David Spergel, president of the Simons Foundation. (PHOTO: SIMONS FOUNDATION)
David Spergel, president of the Simons Foundation. (PHOTO: SIMONS FOUNDATION)

The Simons Foundation, one of philanthropy’s best-known funders (and pretty significant doers) of basic science research, recently named a new president—for the first time in its 25-year history. Since its launch in 1994, Simons has been co-led by founders Jim and Marilyn Simons, but in July, the billionaire donors handed over the reins to prominent astrophysicist David Spergel.

It was an in-house promotion, as Spergel has been with Simons since 2016, when he joined as the first director of the foundation’s newly established Center for Computational Astrophysics, itself a part of the Simons’ own research center, the Flatiron Institute. We spoke recently with Spergel and with Jim and Marilyn Simons about the change in leadership and what it might mean for the foundation in the coming years.

First, a bit of background on the new president. Spergel has long been a mover and shaker in the fundamental-questions-of-the-universe business, including at Princeton University, where he was a professor for more than 30 years and chair of the Department of Astrophysical Sciences for 10 years. His research into the nature of the cosmos has included the study of dark energy, the shape of the universe, and extrasolar planets.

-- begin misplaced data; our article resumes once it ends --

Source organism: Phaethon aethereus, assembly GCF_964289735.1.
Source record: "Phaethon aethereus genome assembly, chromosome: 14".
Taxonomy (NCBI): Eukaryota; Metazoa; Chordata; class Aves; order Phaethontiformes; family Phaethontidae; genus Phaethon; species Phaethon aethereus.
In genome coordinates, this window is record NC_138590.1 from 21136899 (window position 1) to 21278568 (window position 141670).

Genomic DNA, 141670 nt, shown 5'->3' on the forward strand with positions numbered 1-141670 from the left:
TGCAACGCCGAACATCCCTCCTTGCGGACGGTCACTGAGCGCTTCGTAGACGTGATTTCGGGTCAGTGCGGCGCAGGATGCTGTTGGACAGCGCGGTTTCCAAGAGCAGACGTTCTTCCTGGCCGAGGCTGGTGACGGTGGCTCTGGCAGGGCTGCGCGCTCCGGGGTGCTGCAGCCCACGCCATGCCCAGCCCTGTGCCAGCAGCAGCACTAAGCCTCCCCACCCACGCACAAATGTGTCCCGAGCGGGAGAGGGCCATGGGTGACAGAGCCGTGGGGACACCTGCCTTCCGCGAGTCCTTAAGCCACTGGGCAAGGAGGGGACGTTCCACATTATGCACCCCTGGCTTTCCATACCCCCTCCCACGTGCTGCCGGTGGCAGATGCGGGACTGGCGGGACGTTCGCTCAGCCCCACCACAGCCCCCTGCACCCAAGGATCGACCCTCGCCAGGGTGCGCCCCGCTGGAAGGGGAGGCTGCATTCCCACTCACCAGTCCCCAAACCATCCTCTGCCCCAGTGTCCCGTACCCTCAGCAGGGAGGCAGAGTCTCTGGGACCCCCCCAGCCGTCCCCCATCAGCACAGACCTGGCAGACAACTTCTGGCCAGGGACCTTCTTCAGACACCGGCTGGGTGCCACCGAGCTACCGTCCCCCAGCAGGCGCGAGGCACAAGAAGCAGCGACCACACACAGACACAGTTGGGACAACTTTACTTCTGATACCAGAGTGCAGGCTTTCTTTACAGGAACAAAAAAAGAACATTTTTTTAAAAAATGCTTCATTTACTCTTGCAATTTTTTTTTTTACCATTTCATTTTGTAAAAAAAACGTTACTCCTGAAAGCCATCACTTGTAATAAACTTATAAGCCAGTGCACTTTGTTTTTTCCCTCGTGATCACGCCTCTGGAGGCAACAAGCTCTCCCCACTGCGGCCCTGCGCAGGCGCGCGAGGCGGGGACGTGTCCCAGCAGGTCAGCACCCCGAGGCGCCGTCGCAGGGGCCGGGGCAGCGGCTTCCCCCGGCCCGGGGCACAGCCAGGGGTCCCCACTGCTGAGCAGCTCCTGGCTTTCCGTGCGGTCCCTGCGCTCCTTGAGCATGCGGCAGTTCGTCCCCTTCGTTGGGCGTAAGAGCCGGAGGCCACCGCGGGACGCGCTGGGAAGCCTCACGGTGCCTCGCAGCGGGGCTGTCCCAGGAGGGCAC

He has received a truckload of academic and professional recognitions. To mention a few: In 2018, he was awarded the multimillion-dollar Breakthrough Prize in fundamental physics for his contributions to NASA’s Wilkinson Microwave Anisotropy Probe (WMAP), a mission that mapped the early universe and illuminated the evolution of the cosmos and formation of galaxies. He is a recipient of the NASA Exceptional Public Service Medal, the Heineman Prize for Astrophysics, and a MacArthur Fellowship. He has co-authored more than 300 papers, including some of the current century’s most-cited physics articles, and remains an emeritus professor at Princeton.

The above list is far from complete. But it’s enough to show that the science funder is now helmed by one of the world’s most experienced professional scientists, which underscores Jim and Marilyn Simons’ continued, laser-focused commitment to their foundation’s basic science mission. The Simonses also had ample opportunity to witness Spergel’s work as a leader in a philanthropic environment before entrusting him with their baby. But how do the founders feel about stepping away?

“Jim and I both envision the foundation carrying on in perpetuity, and I feel like this is part of the building process,” said Marilyn. “And how could we not be totally thrilled with David as a leader? I want to see what he does.”